After several years of having subsidized preschool slots sit empty, San Diego Unified announced it will open up a certain number of spots to parents who make above the income cap but are willing to pay for a district-run preschool — $530 a month for a half-day program to $1,060 a month for full-day spots.
There’s a major teacher drought in California. More teachers are retiring and fewer folks are entering the teaching profession — even as the demand for teachers increases.
A lot has changed at the San Diego County Office of Education since June, when voters elected two new board members. Mark Powell and Paulette Donnellon don’t join the board until January, but they shared their thoughts about watching the Office of Ed’s current struggles from the sidelines.
San Diego State has a hunger problem. In the course of the year, nearly 7000 SDSU students will not have enough to eat. Seven other Cal State campuses have built more extensive, multi-pronged programs that offer a wider range of on-campus services. Why isn’t SDSU doing better?
San Diego Unified has more than $3 billion in school bond funds it has yet to spend on neighborhood schools. Charter schools’ share, on the other hand, is about tapped out.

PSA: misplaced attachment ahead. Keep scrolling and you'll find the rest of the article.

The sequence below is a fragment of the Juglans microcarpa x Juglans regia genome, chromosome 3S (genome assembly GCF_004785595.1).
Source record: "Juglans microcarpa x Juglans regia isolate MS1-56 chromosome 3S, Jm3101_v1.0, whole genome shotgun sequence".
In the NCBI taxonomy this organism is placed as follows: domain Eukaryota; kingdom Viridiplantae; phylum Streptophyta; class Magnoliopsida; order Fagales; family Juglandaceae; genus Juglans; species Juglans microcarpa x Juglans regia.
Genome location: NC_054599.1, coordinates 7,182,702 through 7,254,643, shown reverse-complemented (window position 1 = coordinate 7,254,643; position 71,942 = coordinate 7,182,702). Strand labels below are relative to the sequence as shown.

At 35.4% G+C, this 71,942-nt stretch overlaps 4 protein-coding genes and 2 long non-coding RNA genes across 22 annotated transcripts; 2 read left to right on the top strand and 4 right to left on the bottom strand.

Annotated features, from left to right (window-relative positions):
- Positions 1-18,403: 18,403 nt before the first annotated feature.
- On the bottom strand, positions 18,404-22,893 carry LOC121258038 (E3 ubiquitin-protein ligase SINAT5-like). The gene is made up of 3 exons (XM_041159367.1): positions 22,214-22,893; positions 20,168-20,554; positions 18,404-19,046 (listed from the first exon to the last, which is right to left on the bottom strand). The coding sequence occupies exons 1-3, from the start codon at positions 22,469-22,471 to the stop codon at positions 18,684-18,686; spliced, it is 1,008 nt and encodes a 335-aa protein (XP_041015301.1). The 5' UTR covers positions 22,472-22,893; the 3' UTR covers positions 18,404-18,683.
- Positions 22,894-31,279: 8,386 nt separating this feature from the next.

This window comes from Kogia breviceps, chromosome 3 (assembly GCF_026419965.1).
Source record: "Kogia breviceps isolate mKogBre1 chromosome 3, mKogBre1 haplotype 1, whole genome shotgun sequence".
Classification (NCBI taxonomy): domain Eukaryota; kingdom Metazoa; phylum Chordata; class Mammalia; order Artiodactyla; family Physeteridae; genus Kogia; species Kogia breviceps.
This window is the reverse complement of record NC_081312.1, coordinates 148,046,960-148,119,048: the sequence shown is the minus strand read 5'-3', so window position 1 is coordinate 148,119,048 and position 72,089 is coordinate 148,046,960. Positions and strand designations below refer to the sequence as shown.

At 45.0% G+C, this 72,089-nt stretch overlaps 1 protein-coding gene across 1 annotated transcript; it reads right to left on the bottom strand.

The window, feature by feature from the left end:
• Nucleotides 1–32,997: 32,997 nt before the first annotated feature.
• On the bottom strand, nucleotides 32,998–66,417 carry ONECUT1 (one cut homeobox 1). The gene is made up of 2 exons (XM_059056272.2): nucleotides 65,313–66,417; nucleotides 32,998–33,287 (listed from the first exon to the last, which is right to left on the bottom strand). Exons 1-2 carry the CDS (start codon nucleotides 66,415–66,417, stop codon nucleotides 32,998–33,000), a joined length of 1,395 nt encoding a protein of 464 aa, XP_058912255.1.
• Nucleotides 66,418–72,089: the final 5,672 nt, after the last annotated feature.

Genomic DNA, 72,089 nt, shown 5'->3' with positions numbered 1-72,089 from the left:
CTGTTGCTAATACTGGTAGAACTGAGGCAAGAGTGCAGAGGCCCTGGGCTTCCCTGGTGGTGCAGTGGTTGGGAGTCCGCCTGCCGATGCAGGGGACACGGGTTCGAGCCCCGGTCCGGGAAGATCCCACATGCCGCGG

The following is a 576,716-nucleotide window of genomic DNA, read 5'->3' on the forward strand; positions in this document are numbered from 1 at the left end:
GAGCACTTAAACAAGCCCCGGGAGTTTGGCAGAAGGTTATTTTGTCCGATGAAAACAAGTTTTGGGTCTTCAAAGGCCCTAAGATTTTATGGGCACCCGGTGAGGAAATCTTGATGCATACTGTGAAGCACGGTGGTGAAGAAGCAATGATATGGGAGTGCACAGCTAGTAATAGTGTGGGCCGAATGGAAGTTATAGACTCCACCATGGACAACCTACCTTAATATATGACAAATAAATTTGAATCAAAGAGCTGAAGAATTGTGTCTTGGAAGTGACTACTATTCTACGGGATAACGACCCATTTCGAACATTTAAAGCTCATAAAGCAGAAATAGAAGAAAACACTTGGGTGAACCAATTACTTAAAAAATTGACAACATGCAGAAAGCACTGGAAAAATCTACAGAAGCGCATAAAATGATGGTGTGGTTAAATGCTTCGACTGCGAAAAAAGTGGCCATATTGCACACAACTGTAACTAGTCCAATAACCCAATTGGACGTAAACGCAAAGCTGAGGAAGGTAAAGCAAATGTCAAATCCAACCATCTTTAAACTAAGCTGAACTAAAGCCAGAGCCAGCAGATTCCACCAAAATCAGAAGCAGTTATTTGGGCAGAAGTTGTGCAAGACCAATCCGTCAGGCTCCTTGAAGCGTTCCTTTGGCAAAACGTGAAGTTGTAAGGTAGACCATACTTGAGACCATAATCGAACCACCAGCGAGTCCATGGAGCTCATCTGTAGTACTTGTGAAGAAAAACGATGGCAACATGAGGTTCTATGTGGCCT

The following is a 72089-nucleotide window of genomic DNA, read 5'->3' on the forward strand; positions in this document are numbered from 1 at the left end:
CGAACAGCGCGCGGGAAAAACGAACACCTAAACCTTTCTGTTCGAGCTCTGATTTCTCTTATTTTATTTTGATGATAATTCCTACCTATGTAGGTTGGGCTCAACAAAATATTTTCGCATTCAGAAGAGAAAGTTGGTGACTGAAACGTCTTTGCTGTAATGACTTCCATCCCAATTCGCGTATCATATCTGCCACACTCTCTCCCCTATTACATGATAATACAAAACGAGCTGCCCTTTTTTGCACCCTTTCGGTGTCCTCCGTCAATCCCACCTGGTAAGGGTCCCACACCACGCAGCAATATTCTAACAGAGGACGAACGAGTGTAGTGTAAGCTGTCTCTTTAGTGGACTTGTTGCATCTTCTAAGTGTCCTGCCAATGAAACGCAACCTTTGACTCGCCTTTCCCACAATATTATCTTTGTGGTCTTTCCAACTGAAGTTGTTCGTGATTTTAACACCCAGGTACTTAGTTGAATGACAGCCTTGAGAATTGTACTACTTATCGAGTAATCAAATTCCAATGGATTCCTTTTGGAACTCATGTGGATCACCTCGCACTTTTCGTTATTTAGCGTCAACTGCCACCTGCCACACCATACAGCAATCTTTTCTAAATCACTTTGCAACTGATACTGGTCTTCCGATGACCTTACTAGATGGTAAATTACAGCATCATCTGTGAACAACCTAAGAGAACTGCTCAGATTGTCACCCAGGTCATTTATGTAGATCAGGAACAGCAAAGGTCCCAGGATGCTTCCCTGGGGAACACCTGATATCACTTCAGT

A San Diego Unified investigation found Serra High’s principal might have lied about his credentials. Instead of dismissing the principal, the district moved him to a “special assignment” position – a lateral move that allows him to keep his $143,000 yearly salary. At least 13 principals have been moved to similar roles, some after experiencing problems.
Education officials have pitched Common Core State Standards as more rigorous than the old ones. English-learners already struggled under the old standards, so there’s reason to worry the new standards will be out of reach. The new standards mean English-learners will be forced to talk more in class. That poses a new opportunity, and a new challenge.
Superintendents don’t stick around for long. A 2014 analysis by EdSource, a nonprofit advocating for public school improvement, found that two-thirds of superintendents at California’s largest public school districts served three years or less. Increasingly, though, it’s up to these newbie superintendents to persuade more students and their families to stick around at traditional schools, and resist the urge to transfer […]
Every year, across San Diego County, hundreds of subsidized preschool spots go unfilled. And because those seats are intended specifically for qualifying families, schools don’t offer them to interested parents who exceed the income cap. They simply sit empty.
San Diego Unified is pushing Innovations Academy out of its space in Scripps Ranch and dropping $20 million in bond money on a new facility for the school. It plans to lease the Scripps Ranch space to a developer who will build apartments. The move that makes good on the school board’s commitment to generate revenue off district property. But to Scripps Ranch residents, the decision is illogical: Why push out a charter school just to spend $20 million building a new one?